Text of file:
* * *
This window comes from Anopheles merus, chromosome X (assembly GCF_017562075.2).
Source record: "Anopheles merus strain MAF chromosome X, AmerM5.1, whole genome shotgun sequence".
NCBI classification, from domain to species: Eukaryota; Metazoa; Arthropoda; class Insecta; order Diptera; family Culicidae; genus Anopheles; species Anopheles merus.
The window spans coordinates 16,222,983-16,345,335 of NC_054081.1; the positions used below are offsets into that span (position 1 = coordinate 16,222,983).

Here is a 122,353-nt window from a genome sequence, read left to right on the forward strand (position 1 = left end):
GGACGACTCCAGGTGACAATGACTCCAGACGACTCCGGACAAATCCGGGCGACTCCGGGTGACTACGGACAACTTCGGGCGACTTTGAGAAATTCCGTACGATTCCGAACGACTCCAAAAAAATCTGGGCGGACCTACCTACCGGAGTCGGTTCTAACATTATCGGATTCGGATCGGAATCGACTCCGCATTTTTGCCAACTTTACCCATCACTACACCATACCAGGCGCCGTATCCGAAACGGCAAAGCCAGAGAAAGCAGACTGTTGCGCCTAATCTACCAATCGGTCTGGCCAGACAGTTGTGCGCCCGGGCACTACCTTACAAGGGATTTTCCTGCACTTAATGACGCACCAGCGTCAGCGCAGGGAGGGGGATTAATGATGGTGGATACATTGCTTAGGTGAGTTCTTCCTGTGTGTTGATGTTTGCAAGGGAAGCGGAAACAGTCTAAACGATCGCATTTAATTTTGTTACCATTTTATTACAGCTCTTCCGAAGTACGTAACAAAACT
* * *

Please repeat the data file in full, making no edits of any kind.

This window comes from Anopheles merus, chromosome X (assembly GCF_017562075.2).
Source record: "Anopheles merus strain MAF chromosome X, AmerM5.1, whole genome shotgun sequence".
NCBI classification, from domain to species: Eukaryota; Metazoa; Arthropoda; class Insecta; order Diptera; family Culicidae; genus Anopheles; species Anopheles merus.
The window spans coordinates 16,222,983-16,345,335 of NC_054081.1; the positions used below are offsets into that span (position 1 = coordinate 16,222,983).

Here is a 122,353-nt window from a genome sequence, read left to right on the forward strand (position 1 = left end):
GGACGACTCCAGGTGACAATGACTCCAGACGACTCCGGACAAATCCGGGCGACTCCGGGTGACTACGGACAACTTCGGGCGACTTTGAGAAATTCCGTACGATTCCGAACGACTCCAAAAAAATCTGGGCGGACCTACCTACCGGAGTCGGTTCTAACATTATCGGATTCGGATCGGAATCGACTCCGCATTTTTGCCAACTTTACCCATCACTACACCATACCAGGCGCCGTATCCGAAACGGCAAAGCCAGAGAAAGCAGACTGTTGCGCCTAATCTACCAATCGGTCTGGCCAGACAGTTGTGCGCCCGGGCACTACCTTACAAGGGATTTTCCTGCACTTAATGACGCACCAGCGTCAGCGCAGGGAGGGGGATTAATGATGGTGGATACATTGCTTAGGTGAGTTCTTCCTGTGTGTTGATGTTTGCAAGGGAAGCGGAAACAGTCTAAACGATCGCATTTAATTTTGTTACCATTTTATTACAGCTCTTCCGAAGTACGTAACAAAACT